Where does vanilla come from?
Vanilla is a climbing orchid vine that produces a pod that looks like a string bean. The vanilla orchid flowers are white, tinged with a bit of green. They don’t smell like vanilla. They don’t have any fragrance at all. The orchid blossom only lasts for a day.
Vanilla is grown in several different areas of the world. Each has a slightly different flavor.
There is Mexican Vanilla which is considered to be bold, and dark. Indian Vanilla has a full, almost chocolatey flavour. Indonesian Vanilla is quite mild. Tahitian Vanilla has a floral touch. Tonga Vanilla is earthy, with a bit of a fig or raisin taste.
Madagascar Vanilla is rich and creamy and is especially coveted because it is considered by many (including us) to be the very best vanilla in the entire world. That is why we supply only the finest Madagascar premium vanilla beans.
How do the beans come packaged?
Your vanilla beans will come vacuum sealed. They are sealed using commercial grade equipment sealing each bag to a 28HG vacuum strength that will ensure freshness for weeks and even years!
Each package also contains our signature label and quick storage instructions!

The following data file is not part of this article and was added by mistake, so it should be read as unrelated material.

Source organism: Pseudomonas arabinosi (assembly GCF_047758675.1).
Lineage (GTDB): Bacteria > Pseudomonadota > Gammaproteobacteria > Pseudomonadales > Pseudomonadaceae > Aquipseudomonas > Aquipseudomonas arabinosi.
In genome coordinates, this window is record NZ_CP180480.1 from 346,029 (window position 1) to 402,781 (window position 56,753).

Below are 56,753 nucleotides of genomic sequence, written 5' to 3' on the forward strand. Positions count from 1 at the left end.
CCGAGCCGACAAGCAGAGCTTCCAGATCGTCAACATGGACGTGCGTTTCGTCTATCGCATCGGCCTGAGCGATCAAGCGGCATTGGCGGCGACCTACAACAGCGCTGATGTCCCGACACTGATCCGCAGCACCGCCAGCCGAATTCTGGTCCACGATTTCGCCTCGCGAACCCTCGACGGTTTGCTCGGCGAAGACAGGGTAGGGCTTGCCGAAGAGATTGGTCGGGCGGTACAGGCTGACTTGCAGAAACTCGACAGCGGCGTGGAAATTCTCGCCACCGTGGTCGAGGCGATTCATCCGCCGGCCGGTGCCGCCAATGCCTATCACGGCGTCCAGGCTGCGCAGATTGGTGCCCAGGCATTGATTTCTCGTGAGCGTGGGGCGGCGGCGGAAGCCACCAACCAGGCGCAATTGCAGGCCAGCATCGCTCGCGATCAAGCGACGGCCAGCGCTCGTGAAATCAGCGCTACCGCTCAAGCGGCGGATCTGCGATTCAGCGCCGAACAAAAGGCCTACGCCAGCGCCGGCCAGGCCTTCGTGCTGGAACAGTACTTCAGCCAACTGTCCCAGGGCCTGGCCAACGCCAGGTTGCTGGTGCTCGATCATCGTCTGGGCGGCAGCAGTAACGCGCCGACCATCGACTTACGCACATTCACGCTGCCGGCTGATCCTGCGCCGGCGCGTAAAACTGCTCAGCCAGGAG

How do I store the beans?
The vanilla beans you will receive from Vanilla Bean Kings are fresh, oily and pliable. The quality and moisture can be retained by following these storage guidelines:
Remove the Vanilla Beans from the Package When Ready for Use
For vacuum sealed packages, do not break the seal until you intend to use the vanilla beans. If you have not used the beans after 6 months, it is recommended that the beans be removed from the package anyway to air out then be resealed.
You may see some brown liquid in the vacuum sealed package. This is simply oil that has been squeezed out of the vanilla beans as they were vacuum sealed. It is quite common, and completely normal.
If your vanilla arrives in a glass vial, it is recommended the beans be removed from the vial within 3 to 4 months. Be sure that the glass vial is air tight!
You will want to store your vanilla beans in an airtight glass or plastic container. We recommend them to be wrapped in plastic wrap or wax paper, within the container. Try to squeeze out the air from the container best you can to prevent drying out your vanilla beans. In a pinch, a Ziploc bag will work for a very short amount of time but we HIGHLY recommend using only sealed vacuum pouches or airtight glass vials to ensure freshness. If the beans have access to air, mold may develop as our gourmet beans have a 30% - 35% moisture content.
Where to Store Vanilla Beans
Once you have wrapped your beans and placed them in the airtight container or pouch, store your vanilla beans in a cool dark place. In a pantry along with your other spices would be ideal. Never put your vanilla beans in the fridge or freezer. The refrigeration of vanilla beans can cause excess moisture buildup and a mold specific to vanilla beans may develop.